As Black Cat turns 5 years old, founding director Stephen Barnes reflects on his career in the commercial property industry.

I walked into the office this morning for the first time in several months and since the start of lockdown. The purpose of my visit was to take some time away from my home work setting and teenage daughters with the intention to reflect and write about what Black Cat has achieved as we approach our sixth year, the direction of the business and perhaps more importantly how I see the future of Building Surveying and the wider Property Industry as the world moves forwards.

I am not sure at which point everything seemed to come together, but I find myself for the first time counting how many ‘cats’ we now have and there appears to be twenty one of us, across three office locations with ongoing conversations regarding two other regional locations. We are incredibly grateful for the support we have received from our clients and the commitment of the team in doing what they do in the way that they do it. We have managed to record all of the data and statistics from day one which you may have seen from time to time as we share the “Cats Stats” as a fun informative way of letting people know how we are getting on. Most of our communications are done in a graphical form, as those who know me will know that I am more of a picture person and perhaps less articulate in writing (but here goes)!

I have flirted with the idea about writing about my experiences of previous places of work as it tends to be a bit of a taboo subject, but equally I thought it would be interesting to reference where some of the ideas which underpin the business have come from and how different businesses and experiences have influenced the Black Cat model. What follows therefore is my personal account of the great, the ok and the not so great aspects of those businesses I have experience of, and I am probably breaking all sorts of rules in doing this but here goes:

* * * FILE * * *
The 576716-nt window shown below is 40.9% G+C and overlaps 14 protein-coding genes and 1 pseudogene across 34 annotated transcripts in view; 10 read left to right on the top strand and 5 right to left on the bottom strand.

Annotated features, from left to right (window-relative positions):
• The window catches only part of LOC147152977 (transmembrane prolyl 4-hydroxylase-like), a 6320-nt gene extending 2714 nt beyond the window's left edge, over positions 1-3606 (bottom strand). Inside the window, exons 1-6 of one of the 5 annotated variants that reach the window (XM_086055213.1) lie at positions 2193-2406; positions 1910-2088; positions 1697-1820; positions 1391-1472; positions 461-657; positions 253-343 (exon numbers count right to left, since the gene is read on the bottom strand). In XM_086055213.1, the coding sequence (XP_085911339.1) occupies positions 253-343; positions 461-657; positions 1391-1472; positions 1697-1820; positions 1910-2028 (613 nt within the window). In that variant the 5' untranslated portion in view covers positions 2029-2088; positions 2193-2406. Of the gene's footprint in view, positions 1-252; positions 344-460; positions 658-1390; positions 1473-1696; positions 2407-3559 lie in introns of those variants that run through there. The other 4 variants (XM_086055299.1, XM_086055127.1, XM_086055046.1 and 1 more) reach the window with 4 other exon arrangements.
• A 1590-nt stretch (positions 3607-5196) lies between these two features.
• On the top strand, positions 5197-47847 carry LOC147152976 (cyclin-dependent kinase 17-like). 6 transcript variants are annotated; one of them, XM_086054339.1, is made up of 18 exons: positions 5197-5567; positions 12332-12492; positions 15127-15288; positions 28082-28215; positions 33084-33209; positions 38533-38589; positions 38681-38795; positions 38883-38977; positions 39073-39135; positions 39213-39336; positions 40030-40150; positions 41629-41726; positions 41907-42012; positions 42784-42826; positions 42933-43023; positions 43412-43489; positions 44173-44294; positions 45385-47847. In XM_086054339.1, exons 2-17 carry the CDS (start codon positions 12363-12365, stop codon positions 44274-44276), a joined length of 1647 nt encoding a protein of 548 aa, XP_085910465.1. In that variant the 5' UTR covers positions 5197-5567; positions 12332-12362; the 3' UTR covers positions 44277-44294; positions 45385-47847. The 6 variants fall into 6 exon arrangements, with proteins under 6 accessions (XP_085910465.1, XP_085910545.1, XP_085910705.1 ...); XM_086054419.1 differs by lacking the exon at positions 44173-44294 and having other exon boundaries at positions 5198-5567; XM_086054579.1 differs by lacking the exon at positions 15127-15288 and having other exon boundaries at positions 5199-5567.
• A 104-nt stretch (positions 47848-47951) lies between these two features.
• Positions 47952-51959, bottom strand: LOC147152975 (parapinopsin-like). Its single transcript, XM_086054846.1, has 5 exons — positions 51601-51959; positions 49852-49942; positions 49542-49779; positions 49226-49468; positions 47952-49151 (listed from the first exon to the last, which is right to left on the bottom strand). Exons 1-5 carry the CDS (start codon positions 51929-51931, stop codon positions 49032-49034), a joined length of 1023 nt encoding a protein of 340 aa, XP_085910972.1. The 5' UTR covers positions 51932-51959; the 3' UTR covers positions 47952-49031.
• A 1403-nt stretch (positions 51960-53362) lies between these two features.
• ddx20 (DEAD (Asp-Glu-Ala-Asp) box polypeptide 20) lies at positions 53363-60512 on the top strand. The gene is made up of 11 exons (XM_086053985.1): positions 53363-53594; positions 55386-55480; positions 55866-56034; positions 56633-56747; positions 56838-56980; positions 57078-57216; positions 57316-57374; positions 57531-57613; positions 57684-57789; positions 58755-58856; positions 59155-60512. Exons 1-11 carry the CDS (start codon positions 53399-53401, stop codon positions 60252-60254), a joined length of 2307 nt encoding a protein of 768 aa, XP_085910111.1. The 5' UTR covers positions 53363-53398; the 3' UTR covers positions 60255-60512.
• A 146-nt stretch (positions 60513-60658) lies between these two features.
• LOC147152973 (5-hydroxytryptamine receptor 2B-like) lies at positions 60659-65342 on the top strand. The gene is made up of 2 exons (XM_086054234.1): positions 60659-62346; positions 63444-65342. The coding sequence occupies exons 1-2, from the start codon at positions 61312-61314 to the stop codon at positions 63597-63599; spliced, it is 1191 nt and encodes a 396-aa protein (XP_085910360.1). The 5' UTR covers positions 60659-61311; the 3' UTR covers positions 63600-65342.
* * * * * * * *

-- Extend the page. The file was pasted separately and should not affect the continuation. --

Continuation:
DTZ / Now Cushman and Wakefield (1998 – 2001) – On one hand, it doesn’t feel appropriate to reference what was then DTZ. I can’t really recall what aspects we may have taken on board in the formation of Black Cat. My time at DTZ was limited to the role of a graduate, but I suppose work ethic and a “yes, not a problem” attitude is important and something which seems to be missing from those at a similar level in todays profession.

On the one hand I was that busy learning how to be a good building surveyor (that may be debated by some) but the reality for the first year was certainly quite different. I had a rather long commute for the first 18 months from Manchester to Leeds, as despite living in Manchester only the Leeds office had a graduate opportunity. I managed to convince them of an intent to move to and live in Leeds and that was enough to land the job in an otherwise impossible market.

The length of my commute was 90 minutes in rush hour or 45 minutes before and after. When driving an old MKII fiesta, previously abandoned in the office car park some months before and without heating, 45 minutes was preferable in the depths of winter on the M62. I tended to arrive in the office by 7:30am, make a round of teas before then meeting with the rest of the graduates to open and distribute the post. It was a great way of meeting people and getting to know the other departments. The arrival of email took away this basic and most important function of the graduate!

My mornings were typically spent taking Director’s cars for services and delivering packages and it was a privilege to be passed the keys to a new Alfa Romeo or in the case of the big bosses a Mercedes S Class (a bungalow on wheels) where you would ‘carefully’ drive the car from A to B and complete the task without any detour whatsoever.

If you were lucky, in the afternoon, you would get to spend a couple of hours copying and folding plans from the drawing office using the heliographic copier in the basement which relied upon an ammonia copy solution! Over time you may graduate through the various tasks to be allowed to amend a few drawings on a drawing board with a razor blade. It is interesting isn’t it, that today graduates want a £1 million project and they prefer to avoid rush hour by getting in late.